A hundred and fifty years ago, the farmer would come inside as the sun was setting.
“I just finished planting the corn,” he’d tell his wife.
“That is wonderful, dear,” she’d say.
They would sit down to the dinner she had prepared. After dinner, if they had enough wood for a bright fire, the two might sit in front of the fireplace and discuss the events of the day. Perhaps they would talk about their plans for the next day or the coming year.
“I’m thinking of buying some pods so we can plant peas next year.”
“Hmm. That sounds nice. And, you know, the boys are getting older, we should buy some cloth so that I can sew them new clothing for the winter.”
“Yes, that sounds like a good idea. Let’s ride to the general store Sunday next.”
If the fire burned out or they felt sleepy, they would go to sleep, ready to wake with the sun and work the fields or clean the house and feed the children.
A Society Of Stress
People definitely had stress one hundred and fifty years ago, but it was a different kind of stress. When the workday was over, there was nothing left to do. You knew when you had finished the planting or shoed the last horse that your work was done. While many things have changed, two of the most profound changes are that much of our work is “knowledge work” and that our workday does not have clear boundaries.
Both of these new developments – knowledge work and lack of a defined workday – contribute to a more stressful day and stressed mind. Many people I speak to have trouble going to sleep at night because there are so many things that are still “not done.” These endless tasks can leave a person feeling worn out and enervated, even if he has not “worked” at all.
Another reason we feel overwhelmed is because we are not truly in survival mode anymore, as had been for most of our history. In survival mode, we don’t have time to worry about the minutiae of everyday life – instead we simply worry about surviving. When we are not in survival mode, our bodies allow all the minor worrisome details to flood our brains. You end up worrying about the air conditioner, taxes, lines at the grocery store, and whether you’re getting a cold. Not to mention all of the things that you need to finish before the day is over.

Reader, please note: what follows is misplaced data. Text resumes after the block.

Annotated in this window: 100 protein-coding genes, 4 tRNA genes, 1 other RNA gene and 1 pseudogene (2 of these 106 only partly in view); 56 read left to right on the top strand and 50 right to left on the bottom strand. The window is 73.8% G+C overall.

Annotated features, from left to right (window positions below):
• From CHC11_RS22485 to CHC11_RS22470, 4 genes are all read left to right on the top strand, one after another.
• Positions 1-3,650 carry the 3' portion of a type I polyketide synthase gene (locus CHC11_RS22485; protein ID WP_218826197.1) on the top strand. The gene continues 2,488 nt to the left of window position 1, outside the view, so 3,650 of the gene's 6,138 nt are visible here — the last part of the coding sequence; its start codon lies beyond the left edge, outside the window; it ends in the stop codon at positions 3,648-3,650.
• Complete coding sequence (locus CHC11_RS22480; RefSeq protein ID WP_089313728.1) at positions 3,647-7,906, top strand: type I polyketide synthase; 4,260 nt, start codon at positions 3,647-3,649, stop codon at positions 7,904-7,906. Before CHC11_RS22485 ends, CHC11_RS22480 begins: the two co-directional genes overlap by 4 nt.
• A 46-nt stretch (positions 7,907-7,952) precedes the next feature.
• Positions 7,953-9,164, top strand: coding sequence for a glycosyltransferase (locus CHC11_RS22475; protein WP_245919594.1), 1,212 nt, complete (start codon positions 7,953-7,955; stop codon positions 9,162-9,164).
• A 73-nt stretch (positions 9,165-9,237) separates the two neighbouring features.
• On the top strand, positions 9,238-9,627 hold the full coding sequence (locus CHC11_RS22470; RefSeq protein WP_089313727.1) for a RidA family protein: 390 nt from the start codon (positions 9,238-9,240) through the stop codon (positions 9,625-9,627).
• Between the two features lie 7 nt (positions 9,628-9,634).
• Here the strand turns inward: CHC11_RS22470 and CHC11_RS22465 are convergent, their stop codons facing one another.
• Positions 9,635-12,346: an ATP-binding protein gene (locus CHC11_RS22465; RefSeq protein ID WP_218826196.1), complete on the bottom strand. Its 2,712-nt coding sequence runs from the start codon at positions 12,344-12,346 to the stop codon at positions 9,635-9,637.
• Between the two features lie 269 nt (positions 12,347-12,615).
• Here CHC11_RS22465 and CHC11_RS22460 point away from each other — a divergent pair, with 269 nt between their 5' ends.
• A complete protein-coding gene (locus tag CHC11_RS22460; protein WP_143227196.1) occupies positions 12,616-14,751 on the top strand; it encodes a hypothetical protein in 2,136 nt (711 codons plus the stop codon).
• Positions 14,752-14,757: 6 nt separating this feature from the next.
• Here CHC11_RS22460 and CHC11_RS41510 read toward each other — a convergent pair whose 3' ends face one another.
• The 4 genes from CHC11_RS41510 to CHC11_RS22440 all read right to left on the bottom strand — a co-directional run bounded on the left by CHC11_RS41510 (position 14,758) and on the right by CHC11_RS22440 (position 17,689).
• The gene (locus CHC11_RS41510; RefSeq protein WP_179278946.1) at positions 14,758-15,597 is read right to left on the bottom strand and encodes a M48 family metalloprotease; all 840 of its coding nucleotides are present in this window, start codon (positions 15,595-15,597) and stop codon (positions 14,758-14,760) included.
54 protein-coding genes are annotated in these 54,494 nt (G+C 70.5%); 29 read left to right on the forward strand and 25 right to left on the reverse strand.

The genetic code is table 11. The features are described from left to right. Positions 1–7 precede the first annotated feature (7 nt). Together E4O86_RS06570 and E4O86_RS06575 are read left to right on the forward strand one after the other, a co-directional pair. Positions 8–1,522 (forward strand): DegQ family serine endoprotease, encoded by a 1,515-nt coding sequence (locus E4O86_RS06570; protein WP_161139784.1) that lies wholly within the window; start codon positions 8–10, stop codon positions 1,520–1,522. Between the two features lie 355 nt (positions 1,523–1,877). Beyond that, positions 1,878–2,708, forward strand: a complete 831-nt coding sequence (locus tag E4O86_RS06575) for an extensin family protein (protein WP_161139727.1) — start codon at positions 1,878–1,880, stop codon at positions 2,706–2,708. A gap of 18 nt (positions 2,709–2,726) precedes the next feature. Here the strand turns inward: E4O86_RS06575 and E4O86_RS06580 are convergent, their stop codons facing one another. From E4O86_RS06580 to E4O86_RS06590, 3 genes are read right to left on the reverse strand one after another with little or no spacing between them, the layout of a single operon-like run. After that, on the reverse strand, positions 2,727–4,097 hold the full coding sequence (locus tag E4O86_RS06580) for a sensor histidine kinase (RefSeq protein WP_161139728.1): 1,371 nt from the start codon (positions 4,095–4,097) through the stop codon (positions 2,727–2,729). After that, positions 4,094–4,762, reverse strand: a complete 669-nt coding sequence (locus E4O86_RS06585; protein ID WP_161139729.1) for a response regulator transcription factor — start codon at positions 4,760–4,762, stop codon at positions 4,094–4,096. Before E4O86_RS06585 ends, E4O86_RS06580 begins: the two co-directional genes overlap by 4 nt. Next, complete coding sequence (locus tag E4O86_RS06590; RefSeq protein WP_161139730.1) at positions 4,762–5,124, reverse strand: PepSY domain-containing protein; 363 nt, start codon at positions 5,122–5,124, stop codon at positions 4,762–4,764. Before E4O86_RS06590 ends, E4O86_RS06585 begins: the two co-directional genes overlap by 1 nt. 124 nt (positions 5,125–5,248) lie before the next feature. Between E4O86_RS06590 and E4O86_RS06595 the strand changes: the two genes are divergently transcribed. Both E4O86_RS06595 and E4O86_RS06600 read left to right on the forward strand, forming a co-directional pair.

Getting Things Done
David Allen, author of the book Getting Things Done, suggests multiple ways to get your life in order. As there is so much knowledge work people do today, they need a more sophisticated organizing principle than simply making a list or using a calendar. Allen calls this first step “capture.”
There are several ways to capture the tasks before you:
a) A physical inbox. For all those bills, invitations, and returns that need to get done, a box or basket is essential. When a bill comes in that you cannot pay right away, place the envelope in the inbox to be taken care of later. The most important part of the physical inbox is that it must be sorted and handled weekly (more on this in the review section). Setting aside an hour or two once a week to clear it out will allow you peace of mind, knowing that those things will get done.
b) Lists. Your brain can only easily remember a sequence of seven items. Therefore, it is essential to have a place – either electronic or physical – in which you write down all the projects or tasks that need to be completed. This can clear your head for all the other important things that are going on in your day. Once they are on the list, you move on to the next method, which Allen calls do it, defer it, delegate it, drop it.